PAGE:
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Private vs Public Education

If you believe private schools are better than public schools, why do you think they are better? In your view, what causes them to be better? Is it something that public schools can do?


Asked by Anonymous at 8:13 PM on Aug. 8, 2009 in Politics & Current Events

This question is closed.
Answers (25)
  • My husband and I both attended faith based schools. I attended K-college degree and my husband K-12 going on to attend public University.

    We placed our children in religious based schools mainly because of the level of education that we both received and the experiences provided. We are not overly religious,(tend to follow the golden rule), so our decision was not fully faith based.

    Privates schools, in my experience provide discipline and structure that is virtually impossible to mimic in public institutions. They are selective, expensive and no BS oriented. If you do not like the policies, you are free to leave. If your student does not follow the extensive rules, they are shown the door. Control is the name of the game. Individuality, NO. Certainly not for every family!

    Much harder to achieve goals when there is little recourse for poor performance and untoward behavior.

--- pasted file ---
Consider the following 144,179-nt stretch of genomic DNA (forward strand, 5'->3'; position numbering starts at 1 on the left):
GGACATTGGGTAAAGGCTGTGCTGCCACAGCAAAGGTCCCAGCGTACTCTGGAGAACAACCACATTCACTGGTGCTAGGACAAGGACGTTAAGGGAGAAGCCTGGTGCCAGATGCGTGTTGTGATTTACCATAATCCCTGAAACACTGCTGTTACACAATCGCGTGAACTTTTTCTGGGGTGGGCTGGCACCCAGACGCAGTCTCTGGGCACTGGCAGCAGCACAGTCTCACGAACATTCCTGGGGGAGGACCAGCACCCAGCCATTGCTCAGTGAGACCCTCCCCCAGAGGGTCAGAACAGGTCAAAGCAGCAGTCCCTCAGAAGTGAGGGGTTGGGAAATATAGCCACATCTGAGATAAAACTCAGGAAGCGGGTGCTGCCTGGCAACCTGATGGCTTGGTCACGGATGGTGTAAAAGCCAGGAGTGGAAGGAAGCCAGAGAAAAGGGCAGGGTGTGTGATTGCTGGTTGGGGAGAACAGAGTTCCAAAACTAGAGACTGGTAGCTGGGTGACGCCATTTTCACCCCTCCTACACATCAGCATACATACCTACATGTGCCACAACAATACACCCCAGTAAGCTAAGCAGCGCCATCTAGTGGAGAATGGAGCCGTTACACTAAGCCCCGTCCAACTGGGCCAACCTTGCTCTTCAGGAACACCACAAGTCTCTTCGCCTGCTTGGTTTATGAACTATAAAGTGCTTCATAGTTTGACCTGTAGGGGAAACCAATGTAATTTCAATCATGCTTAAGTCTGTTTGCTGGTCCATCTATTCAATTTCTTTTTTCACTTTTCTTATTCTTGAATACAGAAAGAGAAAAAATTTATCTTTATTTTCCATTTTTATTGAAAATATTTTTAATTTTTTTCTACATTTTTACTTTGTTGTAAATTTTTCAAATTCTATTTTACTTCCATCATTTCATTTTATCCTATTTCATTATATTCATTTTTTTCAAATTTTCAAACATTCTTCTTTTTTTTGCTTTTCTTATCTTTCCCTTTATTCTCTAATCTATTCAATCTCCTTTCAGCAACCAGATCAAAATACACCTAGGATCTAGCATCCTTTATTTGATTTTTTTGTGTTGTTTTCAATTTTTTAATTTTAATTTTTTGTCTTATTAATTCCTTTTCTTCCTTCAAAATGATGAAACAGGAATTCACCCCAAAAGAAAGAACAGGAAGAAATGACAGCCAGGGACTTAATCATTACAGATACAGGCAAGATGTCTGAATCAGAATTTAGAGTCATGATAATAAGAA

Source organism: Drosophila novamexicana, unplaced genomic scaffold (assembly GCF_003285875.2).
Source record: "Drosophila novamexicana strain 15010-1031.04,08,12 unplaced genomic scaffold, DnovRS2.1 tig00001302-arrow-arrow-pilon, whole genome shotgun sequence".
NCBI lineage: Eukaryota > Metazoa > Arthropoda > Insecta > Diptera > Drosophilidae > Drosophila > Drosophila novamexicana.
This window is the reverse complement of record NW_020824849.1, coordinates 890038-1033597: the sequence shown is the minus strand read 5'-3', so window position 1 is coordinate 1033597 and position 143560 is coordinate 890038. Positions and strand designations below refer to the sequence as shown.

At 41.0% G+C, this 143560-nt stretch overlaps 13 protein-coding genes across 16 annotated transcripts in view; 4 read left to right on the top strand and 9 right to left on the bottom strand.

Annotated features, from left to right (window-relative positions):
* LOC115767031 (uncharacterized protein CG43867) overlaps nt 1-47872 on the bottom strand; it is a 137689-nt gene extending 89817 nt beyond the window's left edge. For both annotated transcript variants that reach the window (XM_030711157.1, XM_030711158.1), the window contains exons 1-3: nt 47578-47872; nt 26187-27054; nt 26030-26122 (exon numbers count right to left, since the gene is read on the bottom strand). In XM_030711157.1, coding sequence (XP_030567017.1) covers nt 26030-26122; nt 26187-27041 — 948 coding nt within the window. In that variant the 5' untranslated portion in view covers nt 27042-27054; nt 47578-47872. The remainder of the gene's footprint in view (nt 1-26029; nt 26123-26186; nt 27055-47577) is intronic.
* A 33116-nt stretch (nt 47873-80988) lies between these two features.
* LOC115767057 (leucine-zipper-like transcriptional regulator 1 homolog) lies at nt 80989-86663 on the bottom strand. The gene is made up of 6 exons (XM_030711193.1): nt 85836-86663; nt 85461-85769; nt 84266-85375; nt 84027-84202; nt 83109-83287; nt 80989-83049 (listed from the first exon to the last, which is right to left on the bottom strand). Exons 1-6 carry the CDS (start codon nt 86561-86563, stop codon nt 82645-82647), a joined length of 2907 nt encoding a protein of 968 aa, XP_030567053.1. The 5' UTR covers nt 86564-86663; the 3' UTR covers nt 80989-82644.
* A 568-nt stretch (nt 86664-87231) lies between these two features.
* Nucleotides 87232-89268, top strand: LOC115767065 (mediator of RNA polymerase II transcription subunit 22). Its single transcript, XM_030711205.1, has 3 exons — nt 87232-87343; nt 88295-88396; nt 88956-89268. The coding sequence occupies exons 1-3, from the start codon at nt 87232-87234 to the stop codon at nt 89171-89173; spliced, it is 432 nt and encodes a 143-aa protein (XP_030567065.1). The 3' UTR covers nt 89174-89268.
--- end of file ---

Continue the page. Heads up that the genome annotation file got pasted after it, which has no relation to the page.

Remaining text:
My daughter loved public University.

    Answer by Sisteract at 8:28 PM on Aug. 8, 2009

  • My son goes to a publically funded charter school. The reason is because a the "best" school in our district, he was bored and was not challenged at all. In a public school they teach to the lowest common denominator, so those who are advanced are not challenged to be better, they are at best challenged to be average.
    At his charter school has Spanish and Latin from kindergarten. He has p.e. everyday and music and art twice a week. His other school cut out those programs and didn't even offer language classes. He is also able to move up or down in subjects, meaning if he needs help in math he can go to a different class where they are teaching at his level. The same goes for moving up. He is in the upper sixth grade reading class and he is just starting fifth grade. His charter school also has high behavior and ethical standards.
    I think public schools could do the same things, if they were motivated to try.

    Answer by Anonymous at 8:21 PM on Aug. 8, 2009

  • Well, yes, in general they are. There are some good public schools and I firmly believe that if the community would stay involved and the government would leave the public schools to the individual counties and cities, they could be a lot better. The govt tends to tie the hands of the schools and force things, such as certain cirriculum and rules that are stupid. I have done both public and private and I MUCH prefer the private schools, but I will say that the public school that my kids just came from ranks 18th in the state out of 157 districts and thats pretty good, so I dont have too many complaints. MOst of my complaints are things that were federally mandated. I think the cirriculum is better in private schools, I think the overall parental involvement is better in private schools, and I think because parents are paying for it, the accountability is better. My girls are starting a private school next wed. I am so happy.

    Answer by momofsaee at 8:22 PM on Aug. 8, 2009